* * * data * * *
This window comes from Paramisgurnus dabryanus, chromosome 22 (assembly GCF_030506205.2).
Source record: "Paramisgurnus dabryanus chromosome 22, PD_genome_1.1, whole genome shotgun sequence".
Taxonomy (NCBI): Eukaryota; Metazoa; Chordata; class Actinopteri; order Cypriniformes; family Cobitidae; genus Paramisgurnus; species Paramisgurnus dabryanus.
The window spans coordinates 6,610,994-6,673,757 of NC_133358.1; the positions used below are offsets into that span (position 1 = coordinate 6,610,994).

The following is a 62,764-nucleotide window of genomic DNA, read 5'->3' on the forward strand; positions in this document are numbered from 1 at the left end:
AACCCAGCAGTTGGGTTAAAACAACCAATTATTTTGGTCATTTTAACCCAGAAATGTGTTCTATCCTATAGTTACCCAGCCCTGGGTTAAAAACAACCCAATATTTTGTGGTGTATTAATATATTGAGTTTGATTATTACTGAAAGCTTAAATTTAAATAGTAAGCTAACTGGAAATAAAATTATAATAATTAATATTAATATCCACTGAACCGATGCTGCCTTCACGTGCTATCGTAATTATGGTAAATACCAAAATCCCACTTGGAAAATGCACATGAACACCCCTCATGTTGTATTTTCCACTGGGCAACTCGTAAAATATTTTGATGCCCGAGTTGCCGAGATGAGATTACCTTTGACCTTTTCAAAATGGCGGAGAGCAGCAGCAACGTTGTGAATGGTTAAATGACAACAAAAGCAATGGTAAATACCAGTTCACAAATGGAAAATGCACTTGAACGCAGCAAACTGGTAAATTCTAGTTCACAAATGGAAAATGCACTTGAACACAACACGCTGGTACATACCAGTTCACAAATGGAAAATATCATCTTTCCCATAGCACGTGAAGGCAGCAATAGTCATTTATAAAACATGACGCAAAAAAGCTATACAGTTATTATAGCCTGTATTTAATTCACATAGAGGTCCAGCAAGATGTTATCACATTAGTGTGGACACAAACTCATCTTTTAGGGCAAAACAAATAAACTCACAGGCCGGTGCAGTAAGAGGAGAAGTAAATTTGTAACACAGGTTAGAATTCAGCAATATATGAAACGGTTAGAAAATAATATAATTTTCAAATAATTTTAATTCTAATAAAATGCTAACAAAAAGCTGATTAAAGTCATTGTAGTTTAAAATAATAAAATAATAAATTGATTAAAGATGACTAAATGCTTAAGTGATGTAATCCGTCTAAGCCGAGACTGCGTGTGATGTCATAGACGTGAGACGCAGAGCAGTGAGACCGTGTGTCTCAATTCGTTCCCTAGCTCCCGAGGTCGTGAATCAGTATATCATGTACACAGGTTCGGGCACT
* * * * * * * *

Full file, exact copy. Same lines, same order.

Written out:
This window comes from Paramisgurnus dabryanus, chromosome 22 (assembly GCF_030506205.2).
Source record: "Paramisgurnus dabryanus chromosome 22, PD_genome_1.1, whole genome shotgun sequence".
Taxonomy (NCBI): Eukaryota; Metazoa; Chordata; class Actinopteri; order Cypriniformes; family Cobitidae; genus Paramisgurnus; species Paramisgurnus dabryanus.
The window spans coordinates 6,610,994-6,673,757 of NC_133358.1; the positions used below are offsets into that span (position 1 = coordinate 6,610,994).

The following is a 62,764-nucleotide window of genomic DNA, read 5'->3' on the forward strand; positions in this document are numbered from 1 at the left end:
AACCCAGCAGTTGGGTTAAAACAACCAATTATTTTGGTCATTTTAACCCAGAAATGTGTTCTATCCTATAGTTACCCAGCCCTGGGTTAAAAACAACCCAATATTTTGTGGTGTATTAATATATTGAGTTTGATTATTACTGAAAGCTTAAATTTAAATAGTAAGCTAACTGGAAATAAAATTATAATAATTAATATTAATATCCACTGAACCGATGCTGCCTTCACGTGCTATCGTAATTATGGTAAATACCAAAATCCCACTTGGAAAATGCACATGAACACCCCTCATGTTGTATTTTCCACTGGGCAACTCGTAAAATATTTTGATGCCCGAGTTGCCGAGATGAGATTACCTTTGACCTTTTCAAAATGGCGGAGAGCAGCAGCAACGTTGTGAATGGTTAAATGACAACAAAAGCAATGGTAAATACCAGTTCACAAATGGAAAATGCACTTGAACGCAGCAAACTGGTAAATTCTAGTTCACAAATGGAAAATGCACTTGAACACAACACGCTGGTACATACCAGTTCACAAATGGAAAATATCATCTTTCCCATAGCACGTGAAGGCAGCAATAGTCATTTATAAAACATGACGCAAAAAAGCTATACAGTTATTATAGCCTGTATTTAATTCACATAGAGGTCCAGCAAGATGTTATCACATTAGTGTGGACACAAACTCATCTTTTAGGGCAAAACAAATAAACTCACAGGCCGGTGCAGTAAGAGGAGAAGTAAATTTGTAACACAGGTTAGAATTCAGCAATATATGAAACGGTTAGAAAATAATATAATTTTCAAATAATTTTAATTCTAATAAAATGCTAACAAAAAGCTGATTAAAGTCATTGTAGTTTAAAATAATAAAATAATAAATTGATTAAAGATGACTAAATGCTTAAGTGATGTAATCCGTCTAAGCCGAGACTGCGTGTGATGTCATAGACGTGAGACGCAGAGCAGTGAGACCGTGTGTCTCAATTCGTTCCCTAGCTCCCGAGGTCGTGAATCAGTATATCATGTACACAGGTTCGGGCACT